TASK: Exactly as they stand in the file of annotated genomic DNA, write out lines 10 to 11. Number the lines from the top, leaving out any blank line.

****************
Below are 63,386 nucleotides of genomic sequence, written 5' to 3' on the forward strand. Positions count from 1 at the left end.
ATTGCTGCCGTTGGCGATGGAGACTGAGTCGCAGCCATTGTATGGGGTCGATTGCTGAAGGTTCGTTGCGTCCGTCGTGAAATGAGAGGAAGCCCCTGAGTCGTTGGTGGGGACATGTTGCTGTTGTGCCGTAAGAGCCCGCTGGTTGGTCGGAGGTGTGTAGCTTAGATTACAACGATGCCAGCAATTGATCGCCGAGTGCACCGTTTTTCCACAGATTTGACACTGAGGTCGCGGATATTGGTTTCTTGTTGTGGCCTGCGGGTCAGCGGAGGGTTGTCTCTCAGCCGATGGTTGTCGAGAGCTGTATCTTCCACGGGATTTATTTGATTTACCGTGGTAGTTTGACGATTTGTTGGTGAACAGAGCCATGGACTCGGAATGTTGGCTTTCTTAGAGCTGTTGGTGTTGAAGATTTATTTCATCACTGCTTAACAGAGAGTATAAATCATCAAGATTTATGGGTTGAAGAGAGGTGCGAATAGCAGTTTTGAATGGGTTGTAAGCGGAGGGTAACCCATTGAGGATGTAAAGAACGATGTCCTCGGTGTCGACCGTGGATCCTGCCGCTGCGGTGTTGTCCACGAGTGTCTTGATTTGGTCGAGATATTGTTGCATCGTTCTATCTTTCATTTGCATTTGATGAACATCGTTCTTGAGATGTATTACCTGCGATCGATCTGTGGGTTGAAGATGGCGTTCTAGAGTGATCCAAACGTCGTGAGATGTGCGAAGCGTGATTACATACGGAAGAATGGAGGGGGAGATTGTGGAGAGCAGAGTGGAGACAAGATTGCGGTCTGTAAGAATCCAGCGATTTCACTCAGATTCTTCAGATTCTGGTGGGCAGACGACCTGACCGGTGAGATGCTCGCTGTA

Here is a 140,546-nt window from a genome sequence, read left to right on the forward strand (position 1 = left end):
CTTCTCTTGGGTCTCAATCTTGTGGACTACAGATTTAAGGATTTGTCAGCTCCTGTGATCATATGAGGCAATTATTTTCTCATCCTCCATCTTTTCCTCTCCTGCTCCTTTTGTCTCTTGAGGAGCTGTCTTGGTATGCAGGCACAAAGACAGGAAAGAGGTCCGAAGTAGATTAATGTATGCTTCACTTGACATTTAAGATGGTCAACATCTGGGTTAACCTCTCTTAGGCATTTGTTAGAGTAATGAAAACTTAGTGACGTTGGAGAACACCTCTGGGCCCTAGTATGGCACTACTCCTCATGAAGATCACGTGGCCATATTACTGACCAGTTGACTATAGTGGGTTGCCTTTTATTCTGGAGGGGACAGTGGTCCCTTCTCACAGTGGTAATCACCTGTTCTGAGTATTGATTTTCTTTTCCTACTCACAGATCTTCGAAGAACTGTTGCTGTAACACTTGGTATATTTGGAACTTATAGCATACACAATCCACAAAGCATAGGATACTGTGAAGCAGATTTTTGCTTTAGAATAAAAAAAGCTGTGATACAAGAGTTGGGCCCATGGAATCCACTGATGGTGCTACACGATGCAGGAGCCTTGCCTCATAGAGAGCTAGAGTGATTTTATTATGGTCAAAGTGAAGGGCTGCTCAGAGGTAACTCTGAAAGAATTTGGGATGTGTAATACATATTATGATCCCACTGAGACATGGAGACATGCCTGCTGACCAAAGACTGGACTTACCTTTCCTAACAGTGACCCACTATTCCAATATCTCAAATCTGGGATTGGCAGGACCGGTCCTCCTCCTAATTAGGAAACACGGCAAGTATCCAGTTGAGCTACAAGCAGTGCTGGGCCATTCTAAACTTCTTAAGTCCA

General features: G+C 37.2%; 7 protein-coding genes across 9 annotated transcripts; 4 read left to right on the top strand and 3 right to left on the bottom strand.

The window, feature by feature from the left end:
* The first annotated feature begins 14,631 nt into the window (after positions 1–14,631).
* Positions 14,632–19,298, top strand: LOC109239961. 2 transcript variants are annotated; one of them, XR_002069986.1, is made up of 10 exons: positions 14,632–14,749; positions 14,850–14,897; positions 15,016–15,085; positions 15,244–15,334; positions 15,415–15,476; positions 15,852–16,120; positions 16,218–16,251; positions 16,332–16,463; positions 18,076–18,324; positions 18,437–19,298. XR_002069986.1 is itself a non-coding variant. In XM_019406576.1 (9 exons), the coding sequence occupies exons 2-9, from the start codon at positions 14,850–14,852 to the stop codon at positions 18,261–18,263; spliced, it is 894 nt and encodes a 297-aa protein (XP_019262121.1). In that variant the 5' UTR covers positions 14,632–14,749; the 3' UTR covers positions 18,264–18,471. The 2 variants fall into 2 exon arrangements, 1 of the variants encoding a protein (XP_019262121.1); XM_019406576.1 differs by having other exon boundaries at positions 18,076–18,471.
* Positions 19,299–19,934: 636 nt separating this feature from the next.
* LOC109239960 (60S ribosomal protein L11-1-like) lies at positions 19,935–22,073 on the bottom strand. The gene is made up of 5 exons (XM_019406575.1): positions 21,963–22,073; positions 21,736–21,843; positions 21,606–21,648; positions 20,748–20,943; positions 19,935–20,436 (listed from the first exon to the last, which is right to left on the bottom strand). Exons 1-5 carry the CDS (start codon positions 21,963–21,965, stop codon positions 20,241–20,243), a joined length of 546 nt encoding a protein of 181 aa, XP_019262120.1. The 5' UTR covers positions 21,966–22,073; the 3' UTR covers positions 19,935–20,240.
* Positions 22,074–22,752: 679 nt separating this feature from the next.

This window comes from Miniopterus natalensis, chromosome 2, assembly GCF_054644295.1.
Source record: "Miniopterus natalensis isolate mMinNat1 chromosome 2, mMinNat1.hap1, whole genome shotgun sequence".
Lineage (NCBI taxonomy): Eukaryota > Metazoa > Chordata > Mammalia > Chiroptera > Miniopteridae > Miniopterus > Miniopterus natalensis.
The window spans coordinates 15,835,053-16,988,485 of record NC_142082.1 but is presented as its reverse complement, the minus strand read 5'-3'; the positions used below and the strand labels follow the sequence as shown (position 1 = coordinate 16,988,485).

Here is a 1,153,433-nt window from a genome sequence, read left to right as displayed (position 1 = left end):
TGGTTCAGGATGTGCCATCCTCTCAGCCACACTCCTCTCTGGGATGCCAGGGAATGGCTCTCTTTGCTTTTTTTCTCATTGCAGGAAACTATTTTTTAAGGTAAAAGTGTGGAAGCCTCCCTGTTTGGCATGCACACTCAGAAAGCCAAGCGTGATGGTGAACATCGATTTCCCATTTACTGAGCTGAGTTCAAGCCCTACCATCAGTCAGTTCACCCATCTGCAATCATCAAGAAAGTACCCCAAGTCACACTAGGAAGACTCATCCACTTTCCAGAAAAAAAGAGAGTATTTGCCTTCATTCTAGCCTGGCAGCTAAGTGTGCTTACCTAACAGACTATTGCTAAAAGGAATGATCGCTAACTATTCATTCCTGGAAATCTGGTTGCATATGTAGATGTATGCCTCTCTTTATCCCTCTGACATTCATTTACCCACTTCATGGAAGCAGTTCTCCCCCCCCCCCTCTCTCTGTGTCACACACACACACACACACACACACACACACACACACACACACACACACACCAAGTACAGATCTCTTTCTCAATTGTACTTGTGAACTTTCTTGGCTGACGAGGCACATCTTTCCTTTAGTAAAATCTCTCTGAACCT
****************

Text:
* LOC109239960 (60S ribosomal protein L11-1-like) lies at positions 19,935–22,073 on the bottom strand. The gene is made up of 5 exons (XM_019406575.1): positions 21,963–22,073; positions 21,736–21,843; positions 21,606–21,648; positions 20,748–20,943; positions 19,935–20,436 (listed from the first exon to the last, which is right to left on the bottom strand). Exons 1-5 carry the CDS (start codon positions 21,963–21,965, stop codon positions 20,241–20,243), a joined length of 546 nt encoding a protein of 181 aa, XP_019262120.1. The 5' UTR covers positions 21,966–22,073; the 3' UTR covers positions 19,935–20,240.
* Positions 22,074–22,752: 679 nt separating this feature from the next.